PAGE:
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Save yourself; get out of medicine.

Nurses   (1,167 Views 15 Comments)
by KalipsoRed21 KalipsoRed21 (Member)

24 Likes; 3,526 Visitors; 90 Posts

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Personal opinion.

 

I have spent 11 years as a nurse. I have had the experience of floor nursing, tele, cardiac step down, emergency, travel, infusion, and now home health. I wish I could tell you I felt my $47,000 dollars for a BSN were worth it, but I don’t. I, after 11 years as a nurse, would tell you to change your degree or take a lower paying job in any other career field job at $10 an hour to start. In the long run you probably will be happier and end up with greater income potential. In 2008 when I started as a tele floor RN, I made 20.47/hr which was a dollar an hour more than anyone who can to the position never being a nurse aid prior to their first RN

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job. I now make $29.71 an hour as a home health nurse. (I do not get mileage as they give me a car and while I spend 40 hours a week at a job that I agreed to be spending 24 a week at, I do not get to charge the additional hours because I have been told that it is expected that I can do 40 hours of work in 24 hours.) So while I would say my salary is not minimum wage, it does not even come close to covering a solid middle class income as I expected it should for as much as I paid to obtain it. And that is without calculating my ‘real wage’ which is all the hours of charting without pay. I do not ever feel like I have any time with my family. Now, because I’m charting or doing case management  during the time I should have been off to see my family, in the past, because I was exhausted for at least a day after a 12hour shift (and if I was working nights the exhaustion was longer). Not to mention the most disappointing part of medicine: realizing it is a business. If you actually care about other people and it eats at your soul to make a choice between leaving someone in their own feces for an hour or go to the side of an unresponsive patient, then nursing isn’t for you. If listening to your boss 👧 at you from across the table as to how you should have remembered to ask someone to check your other patients while you were to overwhelmed to think while dealing with an unresponsive patient, seems in reasonable, that is minor compared to the worse things you will experience with a long term career in this field.

Yes, I LOVE my patients. The thought of failing them and the crappy world of medicine I would be leaving them with is a large reason I stay. But that reason is starting to fade. The realization that the only people I can rely on is my family and I cannot continue to let my oath to my patients continue to impede that. It is not worth it. If you cannot be a salesman for medicine or think of people as dollar signs, then do not go into medicine. If you think you will make a decent living and that the school debt is worth it, it may be, but only if you start with an associates degree or plan to go into management 2 years after you get your BSN.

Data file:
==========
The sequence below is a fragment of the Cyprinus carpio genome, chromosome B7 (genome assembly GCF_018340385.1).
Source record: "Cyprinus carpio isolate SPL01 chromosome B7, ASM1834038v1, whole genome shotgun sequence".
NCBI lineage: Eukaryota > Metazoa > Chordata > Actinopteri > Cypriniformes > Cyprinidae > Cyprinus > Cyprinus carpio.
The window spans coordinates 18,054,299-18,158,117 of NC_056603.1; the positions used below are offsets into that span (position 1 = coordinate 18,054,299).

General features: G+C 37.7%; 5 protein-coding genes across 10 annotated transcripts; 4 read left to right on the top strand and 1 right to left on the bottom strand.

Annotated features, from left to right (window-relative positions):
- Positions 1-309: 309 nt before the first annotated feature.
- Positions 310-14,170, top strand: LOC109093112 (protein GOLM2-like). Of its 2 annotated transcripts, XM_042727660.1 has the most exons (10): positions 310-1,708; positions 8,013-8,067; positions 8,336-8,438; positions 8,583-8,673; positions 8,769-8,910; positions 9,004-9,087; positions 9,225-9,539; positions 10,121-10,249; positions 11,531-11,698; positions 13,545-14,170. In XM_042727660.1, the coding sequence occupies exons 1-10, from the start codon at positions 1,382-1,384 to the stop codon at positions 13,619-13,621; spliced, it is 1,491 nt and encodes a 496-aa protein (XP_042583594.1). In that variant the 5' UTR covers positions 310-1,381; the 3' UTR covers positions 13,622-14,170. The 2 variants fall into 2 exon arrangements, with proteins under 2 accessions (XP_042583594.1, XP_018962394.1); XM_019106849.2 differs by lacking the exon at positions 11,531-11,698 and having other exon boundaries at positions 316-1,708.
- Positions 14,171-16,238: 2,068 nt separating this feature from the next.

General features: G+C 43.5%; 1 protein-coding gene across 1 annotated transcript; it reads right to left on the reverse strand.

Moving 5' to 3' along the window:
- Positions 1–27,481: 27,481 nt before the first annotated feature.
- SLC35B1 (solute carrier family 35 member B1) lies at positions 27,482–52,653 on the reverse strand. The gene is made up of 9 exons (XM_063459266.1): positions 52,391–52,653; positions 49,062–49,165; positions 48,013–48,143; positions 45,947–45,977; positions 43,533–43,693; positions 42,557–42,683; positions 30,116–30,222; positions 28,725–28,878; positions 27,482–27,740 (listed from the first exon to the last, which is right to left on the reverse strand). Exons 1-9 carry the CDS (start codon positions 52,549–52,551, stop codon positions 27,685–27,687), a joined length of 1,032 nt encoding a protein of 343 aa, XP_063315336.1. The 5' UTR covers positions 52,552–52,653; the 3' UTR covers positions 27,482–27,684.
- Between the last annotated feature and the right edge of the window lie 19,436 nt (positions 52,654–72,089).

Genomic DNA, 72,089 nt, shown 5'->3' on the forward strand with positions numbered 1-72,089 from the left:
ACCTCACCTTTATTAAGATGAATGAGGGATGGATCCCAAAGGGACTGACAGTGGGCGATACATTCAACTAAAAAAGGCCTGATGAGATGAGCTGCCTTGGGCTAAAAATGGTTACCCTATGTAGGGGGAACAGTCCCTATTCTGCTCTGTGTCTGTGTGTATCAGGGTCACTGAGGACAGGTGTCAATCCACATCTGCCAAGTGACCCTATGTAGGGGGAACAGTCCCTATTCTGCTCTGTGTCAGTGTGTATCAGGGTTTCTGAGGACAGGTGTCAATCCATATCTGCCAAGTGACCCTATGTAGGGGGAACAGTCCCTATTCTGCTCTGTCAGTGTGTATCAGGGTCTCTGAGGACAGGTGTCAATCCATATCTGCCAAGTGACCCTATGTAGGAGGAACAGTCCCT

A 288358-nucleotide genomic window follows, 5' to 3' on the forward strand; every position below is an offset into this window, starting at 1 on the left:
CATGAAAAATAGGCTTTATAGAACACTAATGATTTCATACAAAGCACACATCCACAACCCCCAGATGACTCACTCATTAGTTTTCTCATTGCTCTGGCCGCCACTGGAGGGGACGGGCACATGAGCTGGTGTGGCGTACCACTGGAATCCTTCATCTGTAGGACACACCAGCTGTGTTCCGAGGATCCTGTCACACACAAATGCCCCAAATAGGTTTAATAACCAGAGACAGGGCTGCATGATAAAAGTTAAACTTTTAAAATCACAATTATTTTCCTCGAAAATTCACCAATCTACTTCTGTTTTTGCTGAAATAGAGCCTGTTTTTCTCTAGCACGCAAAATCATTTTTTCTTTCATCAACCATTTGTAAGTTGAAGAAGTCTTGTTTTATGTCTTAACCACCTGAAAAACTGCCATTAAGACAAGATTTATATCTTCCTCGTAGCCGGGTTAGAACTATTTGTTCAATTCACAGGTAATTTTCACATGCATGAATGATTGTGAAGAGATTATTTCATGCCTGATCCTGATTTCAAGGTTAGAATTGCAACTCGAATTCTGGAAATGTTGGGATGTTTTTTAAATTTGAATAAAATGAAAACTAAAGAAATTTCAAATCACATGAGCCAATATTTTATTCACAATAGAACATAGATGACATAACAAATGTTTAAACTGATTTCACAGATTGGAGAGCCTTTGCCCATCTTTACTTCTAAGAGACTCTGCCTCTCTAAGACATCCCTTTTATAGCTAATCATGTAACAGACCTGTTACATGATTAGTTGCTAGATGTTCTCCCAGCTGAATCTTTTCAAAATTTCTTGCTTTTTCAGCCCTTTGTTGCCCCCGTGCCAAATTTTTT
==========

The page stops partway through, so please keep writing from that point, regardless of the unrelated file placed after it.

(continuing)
I wish I could advise you differently. I wish I could tell you that all the sacrifices you made to get where you are were meaningful and will lead you to great things, but I can’t. For most of you it won’t. The idea that nursing is a ‘calling’ is a subtle way to keep us under paid and permanent scapegoat for the field of medicine, don’t be one of the dunces that fell for it like I did.

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21 Likes; 35 Visitors; 4 Posts

Don't confuse your sub-par job with the nursing profession. 

Sounds like most of your issues are job-specific related issues and not necessarily issues with the nursing profession or healthcare in general.I worked home health/home infusion for awhile myself and can tell you that agencies can vary greatly. I always was paid mileage and was even given hardship travel for certain areas or travel in the evenings. 

If you want to help people go and help people. I make well more than double your income and have a direct and measurable impact on global healthcare but it took me moving outside of my comfort zone. Nursing is not just your specific job, nursing is not just the bedside, there is a whole world that is the nursing profession. 

Look up and look out for opportunity. 

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24 Likes; 3,526 Visitors; 90 Posts

Subdermal, as stated in my post, I have worked SEVERAL positions in the nursing field. I also did travel nursing. Travel nursing is the only pay I ever got that was worthy but not when taking into account the sacrifice for dyne delays it put on me trying to have children. Can’t very well get pregnant when you aren’t near your spouse. Now I am old and can’t get pregnant due age. All other positions were poor paying with asinine expectations. My further argument would be I shouldn’t have to ‘think outside the box’ for decent compensation and reasonable job expectations. My husband is a bricklayer who was paid to apprentice for 2 years and now makes $54 an hour with all the same benefits I have plus a pension, which I don’t have. My husband is in a union and it amazes me every day how well compensated he is for his trade. They get breaks, they don’t work mandatory over time and when they do work extra they are very well compensated. And staff safety is paramount. He didn’t have to ‘think outside the box’ for this appropriate compensation, he joined a union. Every high paying nursing position I have seen is a demand to be available 24 hours a day. I never agreed to give up my life when I became a nurse and I shouldn’t have to just to get well compensated for being the well educated and experienced nurse I am.